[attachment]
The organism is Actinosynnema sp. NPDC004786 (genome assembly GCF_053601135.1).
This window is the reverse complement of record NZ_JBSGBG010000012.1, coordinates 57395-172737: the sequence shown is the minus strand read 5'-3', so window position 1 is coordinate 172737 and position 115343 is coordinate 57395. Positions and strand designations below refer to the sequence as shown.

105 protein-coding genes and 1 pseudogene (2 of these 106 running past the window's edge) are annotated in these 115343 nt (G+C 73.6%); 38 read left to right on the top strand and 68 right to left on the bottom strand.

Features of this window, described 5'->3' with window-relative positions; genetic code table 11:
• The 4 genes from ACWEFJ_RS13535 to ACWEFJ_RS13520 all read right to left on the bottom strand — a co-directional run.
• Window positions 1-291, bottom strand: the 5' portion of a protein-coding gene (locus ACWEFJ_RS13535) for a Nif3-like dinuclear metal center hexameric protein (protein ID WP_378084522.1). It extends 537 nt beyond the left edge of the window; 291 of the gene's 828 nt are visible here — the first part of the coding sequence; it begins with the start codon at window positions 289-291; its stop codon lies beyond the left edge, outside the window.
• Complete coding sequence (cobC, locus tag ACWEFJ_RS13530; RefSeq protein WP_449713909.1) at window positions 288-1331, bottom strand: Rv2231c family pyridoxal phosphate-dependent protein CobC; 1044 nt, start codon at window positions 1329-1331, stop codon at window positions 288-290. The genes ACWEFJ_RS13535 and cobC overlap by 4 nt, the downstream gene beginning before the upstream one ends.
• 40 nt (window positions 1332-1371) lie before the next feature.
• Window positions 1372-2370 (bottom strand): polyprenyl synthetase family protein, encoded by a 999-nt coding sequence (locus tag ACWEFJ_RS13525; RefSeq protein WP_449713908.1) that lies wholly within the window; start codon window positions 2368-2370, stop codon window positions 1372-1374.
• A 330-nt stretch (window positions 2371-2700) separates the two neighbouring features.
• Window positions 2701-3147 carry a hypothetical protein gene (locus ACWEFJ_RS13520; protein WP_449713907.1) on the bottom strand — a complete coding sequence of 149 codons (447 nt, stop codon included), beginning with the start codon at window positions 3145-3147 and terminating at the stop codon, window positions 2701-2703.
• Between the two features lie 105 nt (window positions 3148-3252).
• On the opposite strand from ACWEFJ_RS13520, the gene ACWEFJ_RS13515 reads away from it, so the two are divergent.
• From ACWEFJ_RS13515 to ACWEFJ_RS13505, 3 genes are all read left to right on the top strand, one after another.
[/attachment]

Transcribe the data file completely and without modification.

The organism is Actinosynnema sp. NPDC004786 (genome assembly GCF_053601135.1).
This window is the reverse complement of record NZ_JBSGBG010000012.1, coordinates 57395-172737: the sequence shown is the minus strand read 5'-3', so window position 1 is coordinate 172737 and position 115343 is coordinate 57395. Positions and strand designations below refer to the sequence as shown.

105 protein-coding genes and 1 pseudogene (2 of these 106 running past the window's edge) are annotated in these 115343 nt (G+C 73.6%); 38 read left to right on the top strand and 68 right to left on the bottom strand.

Features of this window, described 5'->3' with window-relative positions; genetic code table 11:
• The 4 genes from ACWEFJ_RS13535 to ACWEFJ_RS13520 all read right to left on the bottom strand — a co-directional run.
• Window positions 1-291, bottom strand: the 5' portion of a protein-coding gene (locus ACWEFJ_RS13535) for a Nif3-like dinuclear metal center hexameric protein (protein ID WP_378084522.1). It extends 537 nt beyond the left edge of the window; 291 of the gene's 828 nt are visible here — the first part of the coding sequence; it begins with the start codon at window positions 289-291; its stop codon lies beyond the left edge, outside the window.
• Complete coding sequence (cobC, locus tag ACWEFJ_RS13530; RefSeq protein WP_449713909.1) at window positions 288-1331, bottom strand: Rv2231c family pyridoxal phosphate-dependent protein CobC; 1044 nt, start codon at window positions 1329-1331, stop codon at window positions 288-290. The genes ACWEFJ_RS13535 and cobC overlap by 4 nt, the downstream gene beginning before the upstream one ends.
• 40 nt (window positions 1332-1371) lie before the next feature.
• Window positions 1372-2370 (bottom strand): polyprenyl synthetase family protein, encoded by a 999-nt coding sequence (locus tag ACWEFJ_RS13525; RefSeq protein WP_449713908.1) that lies wholly within the window; start codon window positions 2368-2370, stop codon window positions 1372-1374.
• A 330-nt stretch (window positions 2371-2700) separates the two neighbouring features.
• Window positions 2701-3147 carry a hypothetical protein gene (locus ACWEFJ_RS13520; protein WP_449713907.1) on the bottom strand — a complete coding sequence of 149 codons (447 nt, stop codon included), beginning with the start codon at window positions 3145-3147 and terminating at the stop codon, window positions 2701-2703.
• Between the two features lie 105 nt (window positions 3148-3252).
• On the opposite strand from ACWEFJ_RS13520, the gene ACWEFJ_RS13515 reads away from it, so the two are divergent.
• From ACWEFJ_RS13515 to ACWEFJ_RS13505, 3 genes are all read left to right on the top strand, one after another.